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possible to the young blood of to-day, and he and his calling are no more. Yet the type persists, the type of all true adventurers old and new: the men who steer for free waters, but first of all are masters of the ship..
I STORIES of the Cape Cod captains would in themselves make a volume. One is tempted here and tempted there in choosing which should be typical of the “brave old times,” and fears to overlook the most significant. Among the more interesting of those who have not been already mentioned was Elijah Cobb, born in 1768 at Brewster — the home of deepwater sailors. From the memoir which he began to write in old age, we know that his first voyage, presumably as cabin boy, netted him the profit of a new suit of clothes and in money twenty dollars which he brought home intact to his mother, “the largest sum she had received since she became a widow.” By the time he was twenty-five he had made several voyages as captain, had married him a wife, and a year or two later was to run afoul of the French Revolution. As both French and English men-of-war were making no bones of holding up neutrals, he had cleared for Corunna: to no end, for he was taken by a French frigate and run into the harbor of Brest. “My vessel was there,” he writes, “but her cargo was taken out and was daily made into soup, bread, etc., for the halfstarved populace, and without papers” — his captors had sent his papers to the Government at Paris - “I could not substantiate my claim to the ship.” He appealed to Paris, and had the cold comfort of hearing that “the Government will do what is right in time.” In the meantime he was treated courteously, and he and some of his men lodged at a hotel at the Government's expense. After six weeks the word came that his case had been passed upon: "without my even learning or knowing I was on trial. The decision, however, was so favorable that it gave new feelings to my life.” A fair price was offered for the cargo of flour and rice which Brest had already devoured; payment in bills of exchange on Hamburg, fifty days after date. Cobb sent his ship away in ballast, and set out for Paris to get his papers and his bills of exchange.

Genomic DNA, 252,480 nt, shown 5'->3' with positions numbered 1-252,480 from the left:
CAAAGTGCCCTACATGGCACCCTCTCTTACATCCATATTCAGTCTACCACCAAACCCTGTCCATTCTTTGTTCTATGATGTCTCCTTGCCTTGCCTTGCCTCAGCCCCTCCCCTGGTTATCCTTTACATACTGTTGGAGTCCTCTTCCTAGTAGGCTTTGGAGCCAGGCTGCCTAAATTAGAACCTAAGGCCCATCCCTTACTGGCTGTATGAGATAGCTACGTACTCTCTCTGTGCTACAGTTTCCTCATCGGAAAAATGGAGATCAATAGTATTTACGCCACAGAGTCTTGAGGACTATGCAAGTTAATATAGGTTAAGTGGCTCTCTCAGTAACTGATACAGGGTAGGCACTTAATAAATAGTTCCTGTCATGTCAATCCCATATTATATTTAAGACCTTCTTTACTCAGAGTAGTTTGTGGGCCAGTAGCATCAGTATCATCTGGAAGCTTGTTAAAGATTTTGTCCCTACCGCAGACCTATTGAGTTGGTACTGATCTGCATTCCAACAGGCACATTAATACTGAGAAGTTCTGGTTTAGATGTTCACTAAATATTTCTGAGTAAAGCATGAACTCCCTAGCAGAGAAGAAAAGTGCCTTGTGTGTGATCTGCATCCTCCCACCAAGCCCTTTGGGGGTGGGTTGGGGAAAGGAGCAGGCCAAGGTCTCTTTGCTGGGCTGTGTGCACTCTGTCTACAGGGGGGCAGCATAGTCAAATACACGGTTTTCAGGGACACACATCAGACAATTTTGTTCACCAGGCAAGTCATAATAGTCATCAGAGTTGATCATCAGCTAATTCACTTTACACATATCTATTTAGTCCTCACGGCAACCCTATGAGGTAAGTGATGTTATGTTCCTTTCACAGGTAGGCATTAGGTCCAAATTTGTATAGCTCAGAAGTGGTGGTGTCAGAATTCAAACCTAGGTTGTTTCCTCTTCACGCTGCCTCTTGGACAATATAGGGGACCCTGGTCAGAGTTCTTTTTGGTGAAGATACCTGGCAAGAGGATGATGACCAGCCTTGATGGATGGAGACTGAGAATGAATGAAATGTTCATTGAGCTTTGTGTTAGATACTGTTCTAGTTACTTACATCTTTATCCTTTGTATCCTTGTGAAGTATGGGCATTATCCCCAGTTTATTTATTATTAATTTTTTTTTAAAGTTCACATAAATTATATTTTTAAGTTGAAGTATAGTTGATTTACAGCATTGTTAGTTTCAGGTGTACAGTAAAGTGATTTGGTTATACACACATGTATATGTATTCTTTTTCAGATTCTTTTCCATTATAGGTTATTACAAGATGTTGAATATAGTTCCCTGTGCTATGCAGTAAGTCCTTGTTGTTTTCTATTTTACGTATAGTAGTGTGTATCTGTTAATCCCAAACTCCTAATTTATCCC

“In about two days I was under weigh for Paris," writes Cobb, “with the national courier for government. We drove Jehu-like without stopping, except to change horses and mail, taking occasionally a mouthful of bread and washing it down with low-priced Burgundy wine. As to sleep I did not get one wink during the whole six hundred and eighty-four miles. We had from ten to twelve mounted horsemen for guard during the night, and to prove that the precaution was necessary, the second morning after leaving Brest, just before the guard left us, we witnessed a scene that filled us with horror: the remains of a courier lying in the road, the master, postillion, and five horses lying dead and mangled by it, and the mail mutilated and scattered in all directions. However, the next stage was only five miles and not considered dangerous, and we proceeded on. We reached